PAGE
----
Welcome to PlenaryPost
It covered almost 10 months and culminated in a flurry of late submissions, but the Listening and Dialogue phase of the Plenary Council has yielded a remarkable foundation from which the people of God can move forward.
Late last week, the National Centre for Pastoral Research (NCPR) completed the statistical analysis and reported that more than 17,500 submissions had been lodged — thousands of which represented groups. In all, more than 222,000 people either made an individual submission or participated in a group discussion that culminated in a submission. Read more below or head straight to the story here.
The NCPR will continue its quantitative and qualitative analysis of the stories that people have shared over the coming weeks. From that analysis, which will include prayer and discernment, national themes for discernment will emerge and be announced in June. Reports will be published on each of the themes and allow ongoing involvement for the large numbers of people who participated during the Listening and Dialogue phase.
More information on the upcoming aspects of the Plenary Council is outlined below and will be included in future editions of Plenary Post.
Paul Bowell and Trudy Dantis from the National Centre for Pastoral Research discuss how the NCPR is helping coordinate the review and analysis of the more than 17,500 submissions received during the Listening and Dialogue phase.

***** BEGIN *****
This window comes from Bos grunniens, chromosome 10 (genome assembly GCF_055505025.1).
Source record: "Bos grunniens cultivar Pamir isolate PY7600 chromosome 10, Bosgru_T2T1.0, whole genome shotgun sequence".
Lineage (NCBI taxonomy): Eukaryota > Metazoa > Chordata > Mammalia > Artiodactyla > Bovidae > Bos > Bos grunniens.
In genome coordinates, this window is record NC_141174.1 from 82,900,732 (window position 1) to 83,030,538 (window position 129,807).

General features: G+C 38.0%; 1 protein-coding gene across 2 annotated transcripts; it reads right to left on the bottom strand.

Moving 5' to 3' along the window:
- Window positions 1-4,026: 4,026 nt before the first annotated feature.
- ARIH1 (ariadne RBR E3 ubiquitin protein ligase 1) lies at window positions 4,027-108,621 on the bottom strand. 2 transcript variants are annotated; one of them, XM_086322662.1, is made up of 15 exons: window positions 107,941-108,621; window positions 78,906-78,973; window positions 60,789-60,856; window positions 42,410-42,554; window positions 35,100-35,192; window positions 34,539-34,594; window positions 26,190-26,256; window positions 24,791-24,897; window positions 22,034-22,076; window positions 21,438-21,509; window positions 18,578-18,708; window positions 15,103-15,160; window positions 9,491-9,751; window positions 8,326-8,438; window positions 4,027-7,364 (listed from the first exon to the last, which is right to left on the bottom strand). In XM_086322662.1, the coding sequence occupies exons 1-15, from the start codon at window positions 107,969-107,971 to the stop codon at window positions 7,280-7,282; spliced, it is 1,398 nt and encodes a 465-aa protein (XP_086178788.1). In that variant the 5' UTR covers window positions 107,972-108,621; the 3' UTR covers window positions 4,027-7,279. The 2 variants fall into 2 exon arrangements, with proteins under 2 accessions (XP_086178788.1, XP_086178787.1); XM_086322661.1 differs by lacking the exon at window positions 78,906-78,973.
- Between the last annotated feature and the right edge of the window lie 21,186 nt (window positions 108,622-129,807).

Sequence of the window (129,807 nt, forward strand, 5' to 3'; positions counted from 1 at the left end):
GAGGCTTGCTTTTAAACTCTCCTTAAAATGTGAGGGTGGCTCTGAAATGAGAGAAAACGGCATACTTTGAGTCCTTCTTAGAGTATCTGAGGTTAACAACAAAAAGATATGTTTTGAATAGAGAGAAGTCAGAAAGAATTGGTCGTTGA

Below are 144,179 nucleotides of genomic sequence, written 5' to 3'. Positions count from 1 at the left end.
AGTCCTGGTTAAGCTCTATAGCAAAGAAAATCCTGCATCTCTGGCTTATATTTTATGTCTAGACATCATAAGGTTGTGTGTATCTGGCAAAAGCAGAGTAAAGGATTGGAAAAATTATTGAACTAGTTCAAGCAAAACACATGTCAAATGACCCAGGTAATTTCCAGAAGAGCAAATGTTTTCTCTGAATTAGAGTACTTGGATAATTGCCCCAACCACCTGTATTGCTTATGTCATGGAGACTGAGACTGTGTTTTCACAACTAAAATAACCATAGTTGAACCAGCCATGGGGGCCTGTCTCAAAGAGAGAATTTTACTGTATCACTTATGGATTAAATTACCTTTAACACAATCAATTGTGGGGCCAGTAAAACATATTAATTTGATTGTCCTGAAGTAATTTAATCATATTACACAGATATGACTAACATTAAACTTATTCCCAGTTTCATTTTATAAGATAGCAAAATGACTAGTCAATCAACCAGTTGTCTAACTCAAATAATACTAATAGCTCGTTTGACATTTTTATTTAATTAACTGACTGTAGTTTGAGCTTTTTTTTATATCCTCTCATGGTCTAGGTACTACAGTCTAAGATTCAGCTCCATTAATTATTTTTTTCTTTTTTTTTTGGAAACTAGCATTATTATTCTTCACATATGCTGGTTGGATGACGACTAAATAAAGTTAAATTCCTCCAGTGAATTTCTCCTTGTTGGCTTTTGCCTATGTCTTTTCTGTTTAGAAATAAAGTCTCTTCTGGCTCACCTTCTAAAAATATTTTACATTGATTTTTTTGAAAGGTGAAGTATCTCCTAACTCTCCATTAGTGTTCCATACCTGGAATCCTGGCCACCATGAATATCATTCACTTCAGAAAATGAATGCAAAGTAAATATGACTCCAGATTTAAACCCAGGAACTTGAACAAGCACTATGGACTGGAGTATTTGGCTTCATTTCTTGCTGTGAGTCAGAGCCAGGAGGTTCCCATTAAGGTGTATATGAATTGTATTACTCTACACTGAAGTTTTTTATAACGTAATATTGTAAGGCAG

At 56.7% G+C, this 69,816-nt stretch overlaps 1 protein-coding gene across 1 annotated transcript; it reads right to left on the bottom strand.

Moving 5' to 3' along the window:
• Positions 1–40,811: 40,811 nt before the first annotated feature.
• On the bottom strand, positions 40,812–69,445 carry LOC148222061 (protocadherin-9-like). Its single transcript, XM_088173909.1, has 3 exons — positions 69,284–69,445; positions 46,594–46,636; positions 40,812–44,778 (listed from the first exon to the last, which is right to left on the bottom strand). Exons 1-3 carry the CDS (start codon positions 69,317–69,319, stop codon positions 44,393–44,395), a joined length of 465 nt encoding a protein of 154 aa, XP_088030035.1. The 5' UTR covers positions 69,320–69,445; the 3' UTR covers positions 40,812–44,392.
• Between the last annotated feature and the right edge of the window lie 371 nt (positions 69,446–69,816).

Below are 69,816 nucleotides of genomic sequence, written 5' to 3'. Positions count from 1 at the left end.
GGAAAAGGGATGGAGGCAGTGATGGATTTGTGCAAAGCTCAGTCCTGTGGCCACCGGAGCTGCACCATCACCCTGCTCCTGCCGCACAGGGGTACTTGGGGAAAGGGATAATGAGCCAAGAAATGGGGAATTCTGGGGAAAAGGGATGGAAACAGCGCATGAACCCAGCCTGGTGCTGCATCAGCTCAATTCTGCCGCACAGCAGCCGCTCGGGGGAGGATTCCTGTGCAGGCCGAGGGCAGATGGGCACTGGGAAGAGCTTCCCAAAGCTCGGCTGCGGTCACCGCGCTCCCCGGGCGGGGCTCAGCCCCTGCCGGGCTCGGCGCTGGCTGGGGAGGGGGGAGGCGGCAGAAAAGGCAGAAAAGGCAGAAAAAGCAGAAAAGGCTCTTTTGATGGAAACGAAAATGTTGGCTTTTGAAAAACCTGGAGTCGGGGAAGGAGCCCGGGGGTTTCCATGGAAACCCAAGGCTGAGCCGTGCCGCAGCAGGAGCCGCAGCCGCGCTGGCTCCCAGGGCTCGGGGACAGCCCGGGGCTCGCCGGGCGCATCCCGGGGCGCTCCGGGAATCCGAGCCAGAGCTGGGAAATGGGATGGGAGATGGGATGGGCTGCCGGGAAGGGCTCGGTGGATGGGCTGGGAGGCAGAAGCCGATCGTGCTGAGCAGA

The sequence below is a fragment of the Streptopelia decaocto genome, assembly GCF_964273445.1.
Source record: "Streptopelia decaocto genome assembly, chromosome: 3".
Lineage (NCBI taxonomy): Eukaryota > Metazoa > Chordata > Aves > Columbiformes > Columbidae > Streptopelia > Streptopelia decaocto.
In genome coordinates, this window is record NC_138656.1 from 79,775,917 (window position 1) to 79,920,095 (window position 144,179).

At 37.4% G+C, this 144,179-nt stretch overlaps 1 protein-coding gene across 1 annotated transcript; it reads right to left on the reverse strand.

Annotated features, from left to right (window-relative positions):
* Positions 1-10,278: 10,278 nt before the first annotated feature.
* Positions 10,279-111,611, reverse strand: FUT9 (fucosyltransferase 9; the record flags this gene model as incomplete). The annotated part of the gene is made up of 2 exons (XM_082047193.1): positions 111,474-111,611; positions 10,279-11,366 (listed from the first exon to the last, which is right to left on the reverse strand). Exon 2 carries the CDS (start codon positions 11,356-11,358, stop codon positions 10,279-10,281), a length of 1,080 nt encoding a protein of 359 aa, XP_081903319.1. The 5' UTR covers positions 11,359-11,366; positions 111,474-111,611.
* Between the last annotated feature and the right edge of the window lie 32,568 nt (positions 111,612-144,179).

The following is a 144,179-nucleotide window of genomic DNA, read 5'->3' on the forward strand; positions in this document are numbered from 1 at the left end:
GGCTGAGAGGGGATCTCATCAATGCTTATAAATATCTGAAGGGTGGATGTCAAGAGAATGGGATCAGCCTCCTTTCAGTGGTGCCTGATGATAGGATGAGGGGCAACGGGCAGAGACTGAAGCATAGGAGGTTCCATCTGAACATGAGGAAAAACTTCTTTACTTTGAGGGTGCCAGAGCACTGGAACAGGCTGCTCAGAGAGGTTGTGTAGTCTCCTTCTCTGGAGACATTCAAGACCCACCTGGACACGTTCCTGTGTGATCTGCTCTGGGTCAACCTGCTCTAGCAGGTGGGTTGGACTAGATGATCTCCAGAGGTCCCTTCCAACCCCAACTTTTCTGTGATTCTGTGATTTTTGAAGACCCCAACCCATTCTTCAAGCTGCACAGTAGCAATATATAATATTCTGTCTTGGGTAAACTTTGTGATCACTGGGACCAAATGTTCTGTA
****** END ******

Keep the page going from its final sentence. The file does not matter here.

Listening and Dialogue may have ended, but keep talking
by Lana Turvey-Collins
Last week I visited Rockhampton and joined 170 people from all parts of the Rocky Diocese for their diocesan assembly – the culmination of two years of listening sessions across the region. The opening pages of the handbook for the assembly described it as a gathering to “focus on the mission of the Diocese and those topics with a ‘Whole of Diocese’ perspective that emerged from the listening sessions”.
It was an experience of a truly synodal Church: the people of God gathered together, speaking truth, listening deeply to one another and to the Holy Spirit and making decisions together. The gifts of many contributed to making the whole event a resounding success and I have no doubt that the resulting pastoral plan and strategic directions for the Catholic communities of the Diocese of Rockhampton will chart a missionary pathway toward a strong and faith-filled future.
Even though the Listening and Dialogue stage for the Plenary Council is closed, I encourage all people to continue the habit of dialogue. Continue speaking with one another, sharing your stories of faith, courageously asking questions to understand one another more deeply and letting God guide our decisions for mission. Doing this can bring about deep encounters with Christ, it can transform and form culture towards God’s mission and renew all of us as the Church.
Right now, the Plenary Council facilitation team is working on the advertisements, job descriptions, terms of reference and other supporting collateral for the Working Groups – the collaborative teams of people who will draft the papers in response to the Listening and Dialogue submissions. Those papers will become the foundation for the Plenary Council agenda.
Stay tuned to this newsletter for more information on the Working Groups. In the meantime, celebrate the achievement of over 222,000 people having been a part of the process until now and think about the kind of Church we are becoming through the encounter of Christ in one another.
Thanks to all of you. Your giftedness, faithfulness and resilience is inspiring.
We will address a new question in each e-newsletter. To catch up on previous editions, you can check out the Plenary Council FAQ page. If you have a question, email it to us and we will include it in future editions of PlenaryPost.
The question for today is…
Can I pray for the success of the Plenary Council?